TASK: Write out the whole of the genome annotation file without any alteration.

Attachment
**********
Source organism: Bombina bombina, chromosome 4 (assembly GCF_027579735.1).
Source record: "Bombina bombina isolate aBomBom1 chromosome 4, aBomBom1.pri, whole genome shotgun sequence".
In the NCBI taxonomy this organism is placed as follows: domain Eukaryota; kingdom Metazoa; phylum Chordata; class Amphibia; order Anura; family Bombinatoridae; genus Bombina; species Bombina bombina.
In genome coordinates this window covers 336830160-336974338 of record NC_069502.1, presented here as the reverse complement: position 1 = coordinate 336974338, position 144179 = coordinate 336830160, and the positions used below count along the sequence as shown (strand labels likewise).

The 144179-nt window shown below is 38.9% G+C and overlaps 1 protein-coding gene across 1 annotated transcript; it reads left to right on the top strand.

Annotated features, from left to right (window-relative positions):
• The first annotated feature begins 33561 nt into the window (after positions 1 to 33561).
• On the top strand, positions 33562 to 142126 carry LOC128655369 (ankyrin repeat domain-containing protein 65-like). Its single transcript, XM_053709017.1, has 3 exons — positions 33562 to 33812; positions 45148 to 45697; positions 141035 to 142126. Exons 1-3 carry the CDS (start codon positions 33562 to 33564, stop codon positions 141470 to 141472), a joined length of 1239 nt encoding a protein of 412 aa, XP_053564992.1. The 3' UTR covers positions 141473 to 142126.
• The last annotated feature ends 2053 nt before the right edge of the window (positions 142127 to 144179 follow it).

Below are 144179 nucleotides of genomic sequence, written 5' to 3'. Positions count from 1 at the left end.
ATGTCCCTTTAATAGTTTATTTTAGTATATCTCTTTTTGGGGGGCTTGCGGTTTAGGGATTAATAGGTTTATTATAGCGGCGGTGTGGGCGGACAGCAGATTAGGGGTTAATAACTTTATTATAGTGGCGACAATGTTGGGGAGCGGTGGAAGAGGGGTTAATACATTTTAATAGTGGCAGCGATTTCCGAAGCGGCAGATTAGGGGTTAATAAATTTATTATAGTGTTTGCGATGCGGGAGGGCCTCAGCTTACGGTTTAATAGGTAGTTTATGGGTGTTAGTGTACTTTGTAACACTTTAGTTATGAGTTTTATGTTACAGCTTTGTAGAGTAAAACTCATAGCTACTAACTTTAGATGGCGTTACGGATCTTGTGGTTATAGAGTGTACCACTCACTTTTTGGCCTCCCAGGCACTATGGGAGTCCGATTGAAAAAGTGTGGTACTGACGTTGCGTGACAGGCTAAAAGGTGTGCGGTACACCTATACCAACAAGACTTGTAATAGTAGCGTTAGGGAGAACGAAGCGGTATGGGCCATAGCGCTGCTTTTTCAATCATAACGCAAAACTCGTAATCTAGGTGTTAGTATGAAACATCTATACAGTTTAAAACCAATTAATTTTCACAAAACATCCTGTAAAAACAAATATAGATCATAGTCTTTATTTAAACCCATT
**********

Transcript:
Source organism: Bombina bombina, chromosome 4 (assembly GCF_027579735.1).
Source record: "Bombina bombina isolate aBomBom1 chromosome 4, aBomBom1.pri, whole genome shotgun sequence".
In the NCBI taxonomy this organism is placed as follows: domain Eukaryota; kingdom Metazoa; phylum Chordata; class Amphibia; order Anura; family Bombinatoridae; genus Bombina; species Bombina bombina.
In genome coordinates this window covers 336830160-336974338 of record NC_069502.1, presented here as the reverse complement: position 1 = coordinate 336974338, position 144179 = coordinate 336830160, and the positions used below count along the sequence as shown (strand labels likewise).

The 144179-nt window shown below is 38.9% G+C and overlaps 1 protein-coding gene across 1 annotated transcript; it reads left to right on the top strand.

Annotated features, from left to right (window-relative positions):
• The first annotated feature begins 33561 nt into the window (after positions 1 to 33561).
• On the top strand, positions 33562 to 142126 carry LOC128655369 (ankyrin repeat domain-containing protein 65-like). Its single transcript, XM_053709017.1, has 3 exons — positions 33562 to 33812; positions 45148 to 45697; positions 141035 to 142126. Exons 1-3 carry the CDS (start codon positions 33562 to 33564, stop codon positions 141470 to 141472), a joined length of 1239 nt encoding a protein of 412 aa, XP_053564992.1. The 3' UTR covers positions 141473 to 142126.
• The last annotated feature ends 2053 nt before the right edge of the window (positions 142127 to 144179 follow it).

Below are 144179 nucleotides of genomic sequence, written 5' to 3'. Positions count from 1 at the left end.
ATGTCCCTTTAATAGTTTATTTTAGTATATCTCTTTTTGGGGGGCTTGCGGTTTAGGGATTAATAGGTTTATTATAGCGGCGGTGTGGGCGGACAGCAGATTAGGGGTTAATAACTTTATTATAGTGGCGACAATGTTGGGGAGCGGTGGAAGAGGGGTTAATACATTTTAATAGTGGCAGCGATTTCCGAAGCGGCAGATTAGGGGTTAATAAATTTATTATAGTGTTTGCGATGCGGGAGGGCCTCAGCTTACGGTTTAATAGGTAGTTTATGGGTGTTAGTGTACTTTGTAACACTTTAGTTATGAGTTTTATGTTACAGCTTTGTAGAGTAAAACTCATAGCTACTAACTTTAGATGGCGTTACGGATCTTGTGGTTATAGAGTGTACCACTCACTTTTTGGCCTCCCAGGCACTATGGGAGTCCGATTGAAAAAGTGTGGTACTGACGTTGCGTGACAGGCTAAAAGGTGTGCGGTACACCTATACCAACAAGACTTGTAATAGTAGCGTTAGGGAGAACGAAGCGGTATGGGCCATAGCGCTGCTTTTTCAATCATAACGCAAAACTCGTAATCTAGGTGTTAGTATGAAACATCTATACAGTTTAAAACCAATTAATTTTCACAAAACATCCTGTAAAAACAAATATAGATCATAGTCTTTATTTAAACCCATT